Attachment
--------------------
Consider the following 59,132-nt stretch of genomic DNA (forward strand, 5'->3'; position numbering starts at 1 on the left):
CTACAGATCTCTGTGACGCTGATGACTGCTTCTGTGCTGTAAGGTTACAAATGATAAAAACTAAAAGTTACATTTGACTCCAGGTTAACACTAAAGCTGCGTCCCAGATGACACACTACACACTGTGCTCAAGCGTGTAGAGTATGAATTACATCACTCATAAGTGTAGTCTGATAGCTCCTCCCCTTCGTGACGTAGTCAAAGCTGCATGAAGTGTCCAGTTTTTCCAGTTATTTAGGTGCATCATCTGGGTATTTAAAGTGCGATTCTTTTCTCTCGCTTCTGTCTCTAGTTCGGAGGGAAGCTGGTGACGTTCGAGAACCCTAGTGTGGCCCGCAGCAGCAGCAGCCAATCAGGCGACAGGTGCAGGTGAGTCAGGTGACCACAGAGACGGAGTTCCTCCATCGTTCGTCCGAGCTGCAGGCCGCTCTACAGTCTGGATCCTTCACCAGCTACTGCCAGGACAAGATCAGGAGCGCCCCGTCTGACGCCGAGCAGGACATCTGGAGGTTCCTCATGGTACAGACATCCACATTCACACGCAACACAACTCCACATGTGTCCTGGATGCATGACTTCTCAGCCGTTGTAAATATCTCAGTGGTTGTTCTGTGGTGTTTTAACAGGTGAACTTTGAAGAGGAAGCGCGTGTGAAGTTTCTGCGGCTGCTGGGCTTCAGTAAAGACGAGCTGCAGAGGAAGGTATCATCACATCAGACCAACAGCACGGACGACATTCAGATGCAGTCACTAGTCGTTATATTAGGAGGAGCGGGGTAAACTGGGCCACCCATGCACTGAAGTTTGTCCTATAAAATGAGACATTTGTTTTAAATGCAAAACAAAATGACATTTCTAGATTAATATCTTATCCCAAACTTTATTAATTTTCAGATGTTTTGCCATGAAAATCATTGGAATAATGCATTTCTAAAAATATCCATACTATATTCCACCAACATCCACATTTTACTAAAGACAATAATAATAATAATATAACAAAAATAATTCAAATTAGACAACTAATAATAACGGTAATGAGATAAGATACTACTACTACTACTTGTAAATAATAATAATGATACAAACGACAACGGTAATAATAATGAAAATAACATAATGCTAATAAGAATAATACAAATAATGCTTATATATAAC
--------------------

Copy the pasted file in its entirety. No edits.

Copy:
Consider the following 59,132-nt stretch of genomic DNA (forward strand, 5'->3'; position numbering starts at 1 on the left):
CTACAGATCTCTGTGACGCTGATGACTGCTTCTGTGCTGTAAGGTTACAAATGATAAAAACTAAAAGTTACATTTGACTCCAGGTTAACACTAAAGCTGCGTCCCAGATGACACACTACACACTGTGCTCAAGCGTGTAGAGTATGAATTACATCACTCATAAGTGTAGTCTGATAGCTCCTCCCCTTCGTGACGTAGTCAAAGCTGCATGAAGTGTCCAGTTTTTCCAGTTATTTAGGTGCATCATCTGGGTATTTAAAGTGCGATTCTTTTCTCTCGCTTCTGTCTCTAGTTCGGAGGGAAGCTGGTGACGTTCGAGAACCCTAGTGTGGCCCGCAGCAGCAGCAGCCAATCAGGCGACAGGTGCAGGTGAGTCAGGTGACCACAGAGACGGAGTTCCTCCATCGTTCGTCCGAGCTGCAGGCCGCTCTACAGTCTGGATCCTTCACCAGCTACTGCCAGGACAAGATCAGGAGCGCCCCGTCTGACGCCGAGCAGGACATCTGGAGGTTCCTCATGGTACAGACATCCACATTCACACGCAACACAACTCCACATGTGTCCTGGATGCATGACTTCTCAGCCGTTGTAAATATCTCAGTGGTTGTTCTGTGGTGTTTTAACAGGTGAACTTTGAAGAGGAAGCGCGTGTGAAGTTTCTGCGGCTGCTGGGCTTCAGTAAAGACGAGCTGCAGAGGAAGGTATCATCACATCAGACCAACAGCACGGACGACATTCAGATGCAGTCACTAGTCGTTATATTAGGAGGAGCGGGGTAAACTGGGCCACCCATGCACTGAAGTTTGTCCTATAAAATGAGACATTTGTTTTAAATGCAAAACAAAATGACATTTCTAGATTAATATCTTATCCCAAACTTTATTAATTTTCAGATGTTTTGCCATGAAAATCATTGGAATAATGCATTTCTAAAAATATCCATACTATATTCCACCAACATCCACATTTTACTAAAGACAATAATAATAATAATATAACAAAAATAATTCAAATTAGACAACTAATAATAACGGTAATGAGATAAGATACTACTACTACTACTTGTAAATAATAATAATGATACAAACGACAACGGTAATAATAATGAAAATAACATAATGCTAATAAGAATAATACAAATAATGCTTATATATAAC